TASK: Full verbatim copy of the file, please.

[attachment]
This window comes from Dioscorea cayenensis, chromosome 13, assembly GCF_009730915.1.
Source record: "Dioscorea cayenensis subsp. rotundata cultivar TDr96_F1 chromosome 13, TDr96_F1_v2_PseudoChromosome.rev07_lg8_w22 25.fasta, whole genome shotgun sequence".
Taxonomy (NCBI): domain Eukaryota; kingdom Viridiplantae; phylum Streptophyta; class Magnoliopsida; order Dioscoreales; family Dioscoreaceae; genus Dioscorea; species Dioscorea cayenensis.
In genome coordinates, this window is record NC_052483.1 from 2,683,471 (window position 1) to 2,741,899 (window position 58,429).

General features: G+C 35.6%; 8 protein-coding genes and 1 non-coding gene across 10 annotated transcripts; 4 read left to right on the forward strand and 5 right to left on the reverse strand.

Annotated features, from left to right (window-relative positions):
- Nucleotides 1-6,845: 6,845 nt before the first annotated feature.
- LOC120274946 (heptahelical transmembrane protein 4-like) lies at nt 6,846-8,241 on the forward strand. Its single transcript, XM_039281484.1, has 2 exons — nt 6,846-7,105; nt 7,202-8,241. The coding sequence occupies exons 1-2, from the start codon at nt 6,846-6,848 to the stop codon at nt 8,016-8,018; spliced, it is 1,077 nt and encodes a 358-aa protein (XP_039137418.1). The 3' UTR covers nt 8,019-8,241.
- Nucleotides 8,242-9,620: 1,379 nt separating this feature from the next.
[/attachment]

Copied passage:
This window comes from Dioscorea cayenensis, chromosome 13, assembly GCF_009730915.1.
Source record: "Dioscorea cayenensis subsp. rotundata cultivar TDr96_F1 chromosome 13, TDr96_F1_v2_PseudoChromosome.rev07_lg8_w22 25.fasta, whole genome shotgun sequence".
Taxonomy (NCBI): domain Eukaryota; kingdom Viridiplantae; phylum Streptophyta; class Magnoliopsida; order Dioscoreales; family Dioscoreaceae; genus Dioscorea; species Dioscorea cayenensis.
In genome coordinates, this window is record NC_052483.1 from 2,683,471 (window position 1) to 2,741,899 (window position 58,429).

General features: G+C 35.6%; 8 protein-coding genes and 1 non-coding gene across 10 annotated transcripts; 4 read left to right on the forward strand and 5 right to left on the reverse strand.

Annotated features, from left to right (window-relative positions):
- Nucleotides 1-6,845: 6,845 nt before the first annotated feature.
- LOC120274946 (heptahelical transmembrane protein 4-like) lies at nt 6,846-8,241 on the forward strand. Its single transcript, XM_039281484.1, has 2 exons — nt 6,846-7,105; nt 7,202-8,241. The coding sequence occupies exons 1-2, from the start codon at nt 6,846-6,848 to the stop codon at nt 8,016-8,018; spliced, it is 1,077 nt and encodes a 358-aa protein (XP_039137418.1). The 3' UTR covers nt 8,019-8,241.
- Nucleotides 8,242-9,620: 1,379 nt separating this feature from the next.